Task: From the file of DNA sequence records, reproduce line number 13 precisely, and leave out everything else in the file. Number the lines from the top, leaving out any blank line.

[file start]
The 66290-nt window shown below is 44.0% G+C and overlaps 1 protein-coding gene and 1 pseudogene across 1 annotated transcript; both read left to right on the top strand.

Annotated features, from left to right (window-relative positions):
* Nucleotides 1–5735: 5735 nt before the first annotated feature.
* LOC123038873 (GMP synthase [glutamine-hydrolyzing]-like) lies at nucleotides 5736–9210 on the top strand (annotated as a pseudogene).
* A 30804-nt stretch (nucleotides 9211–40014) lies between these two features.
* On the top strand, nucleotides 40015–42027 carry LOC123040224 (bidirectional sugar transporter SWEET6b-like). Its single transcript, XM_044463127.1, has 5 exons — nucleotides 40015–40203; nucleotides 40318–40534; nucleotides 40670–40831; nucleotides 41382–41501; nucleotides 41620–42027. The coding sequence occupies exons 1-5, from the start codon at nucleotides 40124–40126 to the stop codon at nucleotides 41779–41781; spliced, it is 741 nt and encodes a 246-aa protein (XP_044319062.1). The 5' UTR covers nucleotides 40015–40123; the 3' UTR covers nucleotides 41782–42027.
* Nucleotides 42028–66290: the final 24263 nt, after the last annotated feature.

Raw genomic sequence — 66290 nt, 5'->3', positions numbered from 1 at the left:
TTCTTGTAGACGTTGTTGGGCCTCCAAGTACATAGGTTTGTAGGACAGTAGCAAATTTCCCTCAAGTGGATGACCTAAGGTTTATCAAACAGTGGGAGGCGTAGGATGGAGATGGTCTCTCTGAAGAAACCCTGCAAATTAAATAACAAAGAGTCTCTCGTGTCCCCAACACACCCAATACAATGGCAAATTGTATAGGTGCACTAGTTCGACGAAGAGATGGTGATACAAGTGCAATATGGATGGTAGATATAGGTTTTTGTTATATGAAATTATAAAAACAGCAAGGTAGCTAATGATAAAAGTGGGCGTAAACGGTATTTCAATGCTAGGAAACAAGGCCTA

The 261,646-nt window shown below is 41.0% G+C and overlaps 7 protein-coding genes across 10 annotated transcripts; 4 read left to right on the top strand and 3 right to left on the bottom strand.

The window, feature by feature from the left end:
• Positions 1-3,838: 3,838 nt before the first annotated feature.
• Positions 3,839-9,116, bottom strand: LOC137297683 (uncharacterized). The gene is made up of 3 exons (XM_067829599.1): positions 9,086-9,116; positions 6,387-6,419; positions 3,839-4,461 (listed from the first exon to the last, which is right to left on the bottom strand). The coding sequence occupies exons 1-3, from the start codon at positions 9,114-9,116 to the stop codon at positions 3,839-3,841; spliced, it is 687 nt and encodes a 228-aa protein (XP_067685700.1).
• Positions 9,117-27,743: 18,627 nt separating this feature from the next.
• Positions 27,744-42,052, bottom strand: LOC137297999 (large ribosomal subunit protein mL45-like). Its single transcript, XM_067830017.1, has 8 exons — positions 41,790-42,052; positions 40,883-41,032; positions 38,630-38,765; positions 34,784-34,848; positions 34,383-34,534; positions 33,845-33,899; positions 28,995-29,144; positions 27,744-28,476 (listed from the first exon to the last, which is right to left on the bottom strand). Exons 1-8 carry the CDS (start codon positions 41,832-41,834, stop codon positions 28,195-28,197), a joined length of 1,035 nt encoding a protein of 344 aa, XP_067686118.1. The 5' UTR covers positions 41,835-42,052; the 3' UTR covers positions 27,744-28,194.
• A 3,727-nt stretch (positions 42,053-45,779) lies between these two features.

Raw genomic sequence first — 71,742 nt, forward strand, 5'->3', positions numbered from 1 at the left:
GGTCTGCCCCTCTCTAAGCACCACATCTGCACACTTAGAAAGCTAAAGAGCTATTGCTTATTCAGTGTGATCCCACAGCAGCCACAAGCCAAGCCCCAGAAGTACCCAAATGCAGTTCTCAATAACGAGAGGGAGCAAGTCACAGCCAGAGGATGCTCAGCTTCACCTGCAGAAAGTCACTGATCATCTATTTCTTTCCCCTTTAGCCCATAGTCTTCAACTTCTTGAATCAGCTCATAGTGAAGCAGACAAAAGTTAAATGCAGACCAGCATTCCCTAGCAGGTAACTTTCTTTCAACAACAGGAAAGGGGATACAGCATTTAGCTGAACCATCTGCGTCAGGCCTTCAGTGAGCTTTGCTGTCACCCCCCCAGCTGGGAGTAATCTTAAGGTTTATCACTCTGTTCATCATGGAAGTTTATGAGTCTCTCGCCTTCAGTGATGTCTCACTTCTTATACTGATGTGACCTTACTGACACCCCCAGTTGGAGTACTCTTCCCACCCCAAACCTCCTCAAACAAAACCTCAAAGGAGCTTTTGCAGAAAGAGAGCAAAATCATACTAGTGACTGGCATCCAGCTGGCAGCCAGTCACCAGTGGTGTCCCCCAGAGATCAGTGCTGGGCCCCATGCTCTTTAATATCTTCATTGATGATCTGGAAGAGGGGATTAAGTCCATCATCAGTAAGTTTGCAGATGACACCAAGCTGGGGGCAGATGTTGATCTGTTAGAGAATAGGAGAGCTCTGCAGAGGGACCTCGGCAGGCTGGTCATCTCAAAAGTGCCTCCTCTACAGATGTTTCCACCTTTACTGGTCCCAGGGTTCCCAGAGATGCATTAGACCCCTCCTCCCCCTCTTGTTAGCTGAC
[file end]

• Positions 3,839-9,116, bottom strand: LOC137297683 (uncharacterized). The gene is made up of 3 exons (XM_067829599.1): positions 9,086-9,116; positions 6,387-6,419; positions 3,839-4,461 (listed from the first exon to the last, which is right to left on the bottom strand). The coding sequence occupies exons 1-3, from the start codon at positions 9,114-9,116 to the stop codon at positions 3,839-3,841; spliced, it is 687 nt and encodes a 228-aa protein (XP_067685700.1).